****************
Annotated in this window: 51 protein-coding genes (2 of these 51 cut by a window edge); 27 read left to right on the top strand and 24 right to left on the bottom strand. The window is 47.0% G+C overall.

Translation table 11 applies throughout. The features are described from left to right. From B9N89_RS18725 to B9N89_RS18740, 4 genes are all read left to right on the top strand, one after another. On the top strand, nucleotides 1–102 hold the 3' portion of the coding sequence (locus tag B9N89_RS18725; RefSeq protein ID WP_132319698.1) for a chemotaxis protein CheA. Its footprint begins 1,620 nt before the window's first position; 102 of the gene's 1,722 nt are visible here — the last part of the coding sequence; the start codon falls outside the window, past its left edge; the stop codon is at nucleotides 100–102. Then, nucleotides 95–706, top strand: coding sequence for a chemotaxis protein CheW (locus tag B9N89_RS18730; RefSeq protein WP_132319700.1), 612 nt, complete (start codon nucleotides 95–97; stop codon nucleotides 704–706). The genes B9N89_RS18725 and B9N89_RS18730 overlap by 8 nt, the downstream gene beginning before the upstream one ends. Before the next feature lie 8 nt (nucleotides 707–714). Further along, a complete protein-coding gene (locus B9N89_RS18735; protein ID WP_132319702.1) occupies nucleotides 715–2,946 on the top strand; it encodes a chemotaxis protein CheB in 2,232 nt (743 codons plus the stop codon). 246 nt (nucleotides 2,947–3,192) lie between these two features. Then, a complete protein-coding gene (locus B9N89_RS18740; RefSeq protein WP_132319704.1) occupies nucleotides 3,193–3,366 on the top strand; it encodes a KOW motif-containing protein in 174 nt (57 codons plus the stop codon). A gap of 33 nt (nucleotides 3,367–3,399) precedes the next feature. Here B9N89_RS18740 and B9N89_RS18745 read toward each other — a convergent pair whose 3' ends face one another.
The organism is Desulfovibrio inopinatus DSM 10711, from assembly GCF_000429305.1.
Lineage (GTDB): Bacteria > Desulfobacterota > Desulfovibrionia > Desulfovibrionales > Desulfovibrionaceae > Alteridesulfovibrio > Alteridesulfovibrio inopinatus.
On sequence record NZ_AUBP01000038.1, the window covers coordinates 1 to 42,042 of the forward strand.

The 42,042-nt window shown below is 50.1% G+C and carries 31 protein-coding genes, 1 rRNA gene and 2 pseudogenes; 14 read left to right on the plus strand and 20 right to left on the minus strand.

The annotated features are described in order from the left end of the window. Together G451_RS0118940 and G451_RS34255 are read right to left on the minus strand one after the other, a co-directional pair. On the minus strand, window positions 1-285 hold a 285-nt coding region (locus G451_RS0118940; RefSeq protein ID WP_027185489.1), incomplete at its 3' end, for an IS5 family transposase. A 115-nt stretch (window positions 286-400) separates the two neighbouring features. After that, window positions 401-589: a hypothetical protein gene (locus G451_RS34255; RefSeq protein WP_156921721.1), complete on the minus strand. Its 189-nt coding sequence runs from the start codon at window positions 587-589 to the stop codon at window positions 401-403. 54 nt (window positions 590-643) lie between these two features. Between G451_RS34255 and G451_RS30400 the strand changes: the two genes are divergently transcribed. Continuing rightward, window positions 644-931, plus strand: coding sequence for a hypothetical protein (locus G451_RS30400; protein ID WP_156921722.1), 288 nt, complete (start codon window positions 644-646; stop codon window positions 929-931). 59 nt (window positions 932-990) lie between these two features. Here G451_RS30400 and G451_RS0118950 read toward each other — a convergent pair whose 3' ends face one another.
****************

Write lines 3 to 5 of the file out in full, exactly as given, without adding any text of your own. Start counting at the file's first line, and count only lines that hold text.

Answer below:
The organism is Desulfovibrio inopinatus DSM 10711, from assembly GCF_000429305.1.
Lineage (GTDB): Bacteria > Desulfobacterota > Desulfovibrionia > Desulfovibrionales > Desulfovibrionaceae > Alteridesulfovibrio > Alteridesulfovibrio inopinatus.
On sequence record NZ_AUBP01000038.1, the window covers coordinates 1 to 42,042 of the forward strand.